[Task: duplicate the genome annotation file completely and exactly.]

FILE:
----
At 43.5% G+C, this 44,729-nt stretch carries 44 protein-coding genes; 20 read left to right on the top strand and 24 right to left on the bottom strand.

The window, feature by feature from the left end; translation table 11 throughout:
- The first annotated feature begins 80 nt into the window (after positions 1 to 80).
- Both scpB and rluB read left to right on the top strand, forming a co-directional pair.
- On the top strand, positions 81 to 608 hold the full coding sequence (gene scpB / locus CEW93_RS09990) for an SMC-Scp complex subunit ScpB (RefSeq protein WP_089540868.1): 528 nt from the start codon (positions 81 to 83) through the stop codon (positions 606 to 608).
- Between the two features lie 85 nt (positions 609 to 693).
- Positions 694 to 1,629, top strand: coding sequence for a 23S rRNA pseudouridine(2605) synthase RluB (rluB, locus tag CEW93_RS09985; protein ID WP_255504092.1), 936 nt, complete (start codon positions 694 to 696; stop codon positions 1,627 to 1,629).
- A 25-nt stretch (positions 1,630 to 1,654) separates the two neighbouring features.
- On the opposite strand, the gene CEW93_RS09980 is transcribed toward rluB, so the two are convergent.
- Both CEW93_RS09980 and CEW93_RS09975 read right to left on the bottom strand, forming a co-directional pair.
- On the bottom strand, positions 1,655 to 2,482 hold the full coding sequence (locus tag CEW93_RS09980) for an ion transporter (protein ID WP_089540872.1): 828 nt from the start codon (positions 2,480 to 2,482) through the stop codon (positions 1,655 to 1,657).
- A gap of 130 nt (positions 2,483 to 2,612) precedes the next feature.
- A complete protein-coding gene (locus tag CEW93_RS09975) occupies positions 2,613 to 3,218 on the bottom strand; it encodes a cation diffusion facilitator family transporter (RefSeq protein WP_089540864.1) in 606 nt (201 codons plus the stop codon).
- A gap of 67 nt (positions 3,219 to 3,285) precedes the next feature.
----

At 43.5% G+C, this 44,729-nt stretch carries 44 protein-coding genes; 20 read left to right on the top strand and 24 right to left on the bottom strand.

The window, feature by feature from the left end; translation table 11 throughout:
- The first annotated feature begins 80 nt into the window (after positions 1 to 80).
- Both scpB and rluB read left to right on the top strand, forming a co-directional pair.
- On the top strand, positions 81 to 608 hold the full coding sequence (gene scpB / locus CEW93_RS09990) for an SMC-Scp complex subunit ScpB (RefSeq protein WP_089540868.1): 528 nt from the start codon (positions 81 to 83) through the stop codon (positions 606 to 608).
- Between the two features lie 85 nt (positions 609 to 693).
- Positions 694 to 1,629, top strand: coding sequence for a 23S rRNA pseudouridine(2605) synthase RluB (rluB, locus tag CEW93_RS09985; protein ID WP_255504092.1), 936 nt, complete (start codon positions 694 to 696; stop codon positions 1,627 to 1,629).
- A 25-nt stretch (positions 1,630 to 1,654) separates the two neighbouring features.
- On the opposite strand, the gene CEW93_RS09980 is transcribed toward rluB, so the two are convergent.
- Both CEW93_RS09980 and CEW93_RS09975 read right to left on the bottom strand, forming a co-directional pair.
- On the bottom strand, positions 1,655 to 2,482 hold the full coding sequence (locus tag CEW93_RS09980) for an ion transporter (protein ID WP_089540872.1): 828 nt from the start codon (positions 2,480 to 2,482) through the stop codon (positions 1,655 to 1,657).
- A gap of 130 nt (positions 2,483 to 2,612) precedes the next feature.
- A complete protein-coding gene (locus tag CEW93_RS09975) occupies positions 2,613 to 3,218 on the bottom strand; it encodes a cation diffusion facilitator family transporter (RefSeq protein WP_089540864.1) in 606 nt (201 codons plus the stop codon).
- A gap of 67 nt (positions 3,219 to 3,285) precedes the next feature.